A long, three-day weekend passes. Dr. Ivy League does not return my call. I imagine her enjoying a matinee of Cabaret followed by a late lunch in the city with a bevy of salt-and-pepper-haired colleagues. Everyone is wearing Eileen Fisher and too much perfume and at least one woman wears a festive hat.
“Oh, the parents!”, someone says when they start talking shop, and they all roll their eyes in unison. “Remember when parents just paid us? Now it’s all these questions!”
Meanwhile, in real life David comforts me with science. He essentially repackages Dr. Ivy’s message, explaining the amount of time it takes for people to adjust to medicine, and how everyone is different because genetics. Dora will even out any day now, he says, clicking off his bedside light and submitting to sleep nigh immediately.
I want to believe David but I’m not exactly wired for trust and patience. My company pays me to imagine and avert the many ways a product or a project could fly off the rails. It’s the perfect job for people like me who are more parts Smokey The Bear and less parts Jack Johnson. I was probably a lighthouse in a former life.
I lay awake blinking in the dark playing a fun game called, “Normal Or Not?” In this game I replay selected scenes from the day and assign them a value of Normal or Not.
Dora, who loves music, now demands the car radio be turned “all the way off” approximately one mile before the school entrance, “so that no one hears” what we’re listening to.
Survey says: Normal.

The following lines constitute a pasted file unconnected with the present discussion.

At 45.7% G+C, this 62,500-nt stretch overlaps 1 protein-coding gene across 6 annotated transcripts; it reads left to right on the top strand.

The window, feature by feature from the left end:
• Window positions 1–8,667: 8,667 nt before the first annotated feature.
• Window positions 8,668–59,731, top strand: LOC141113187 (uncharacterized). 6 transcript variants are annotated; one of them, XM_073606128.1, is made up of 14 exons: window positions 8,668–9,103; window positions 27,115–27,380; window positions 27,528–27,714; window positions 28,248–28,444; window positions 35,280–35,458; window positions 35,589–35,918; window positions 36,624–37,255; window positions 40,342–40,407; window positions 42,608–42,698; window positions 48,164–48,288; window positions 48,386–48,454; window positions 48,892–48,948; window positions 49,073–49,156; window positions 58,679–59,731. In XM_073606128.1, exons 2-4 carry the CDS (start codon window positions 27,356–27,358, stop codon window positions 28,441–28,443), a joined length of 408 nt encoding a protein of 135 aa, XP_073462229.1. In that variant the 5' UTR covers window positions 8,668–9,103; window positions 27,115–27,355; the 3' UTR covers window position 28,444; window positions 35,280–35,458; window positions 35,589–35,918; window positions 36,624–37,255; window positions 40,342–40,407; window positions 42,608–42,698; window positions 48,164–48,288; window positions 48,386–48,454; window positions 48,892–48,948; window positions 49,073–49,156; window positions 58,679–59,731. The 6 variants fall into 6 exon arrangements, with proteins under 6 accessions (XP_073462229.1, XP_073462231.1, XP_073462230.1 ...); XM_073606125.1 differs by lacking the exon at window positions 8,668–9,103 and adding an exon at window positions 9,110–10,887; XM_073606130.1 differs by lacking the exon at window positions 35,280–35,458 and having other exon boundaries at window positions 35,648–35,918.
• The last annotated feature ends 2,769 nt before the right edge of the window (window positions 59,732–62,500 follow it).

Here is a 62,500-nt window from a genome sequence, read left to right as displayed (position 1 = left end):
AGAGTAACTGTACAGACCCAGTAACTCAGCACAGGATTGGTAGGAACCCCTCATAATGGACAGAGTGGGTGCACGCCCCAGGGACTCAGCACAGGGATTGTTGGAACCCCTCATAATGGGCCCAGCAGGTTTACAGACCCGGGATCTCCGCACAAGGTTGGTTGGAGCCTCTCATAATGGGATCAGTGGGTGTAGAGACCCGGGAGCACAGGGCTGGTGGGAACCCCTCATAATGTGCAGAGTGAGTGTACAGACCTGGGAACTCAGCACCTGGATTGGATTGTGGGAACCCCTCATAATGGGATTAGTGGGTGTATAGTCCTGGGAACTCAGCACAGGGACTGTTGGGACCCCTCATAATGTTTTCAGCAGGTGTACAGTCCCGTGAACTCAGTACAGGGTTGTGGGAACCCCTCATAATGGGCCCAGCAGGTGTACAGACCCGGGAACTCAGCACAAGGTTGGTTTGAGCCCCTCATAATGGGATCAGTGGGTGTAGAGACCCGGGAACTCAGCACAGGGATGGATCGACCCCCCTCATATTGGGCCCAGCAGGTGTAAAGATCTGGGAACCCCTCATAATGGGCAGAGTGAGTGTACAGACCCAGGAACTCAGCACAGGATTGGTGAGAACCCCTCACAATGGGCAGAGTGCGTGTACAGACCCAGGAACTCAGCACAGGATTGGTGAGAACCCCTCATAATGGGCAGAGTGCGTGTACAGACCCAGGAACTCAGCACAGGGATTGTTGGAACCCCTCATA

Perhaps, except for this part: I once turned the music up just to be a funny, embarrassing mom. I did this well before we pulled into the school parking lot; no one heard a thing. Dora instantly became frantic, pushing my hand away from the radio dial and pleading with me to stop the car and turn the music off. It took her several minutes to calm down.On a scale of Funny to Embarrassing this event was Alarming.
Survey reevaluates: Not Normal.
Every single day Dora begs me not to send her to school.
Survey says: Normal.
Normally I’d agree, except for this: she cries for me not to send her. She cannot articulate why she doesn’t want to go. No one is mean to her. No one has touched her in a private place (“Of course not! Mom!”) She likes her teachers. Her stomach doesn’t hurt. She is not sick. When pressed, she just doesn’t know why she doesn’t want to go.
Survey says: Not Normal.
My parents take Dora to see a local high school play. Dora refuses to enter the theatre from the lobby because her ticket says “Student” and she is not a high school student. After much convincing and a few bribes, Dora reluctantly enters the theatre. She is too nervous to enjoy the play and just wants to go home.
Survey says: Not Normal!
I sit up in bed. Survey is so right.
Survey says: Why is Dr. Ivy not returning your call?
The clock says it is two thirty-seven in the morning.
Survey says: Who cares? Call Dr. Ivy again!
I sneak into the hallway and leave Dr. Ivy another message.
Survey says: Good job.
David says: <Zzzzzzz>
Frankie says: Relax.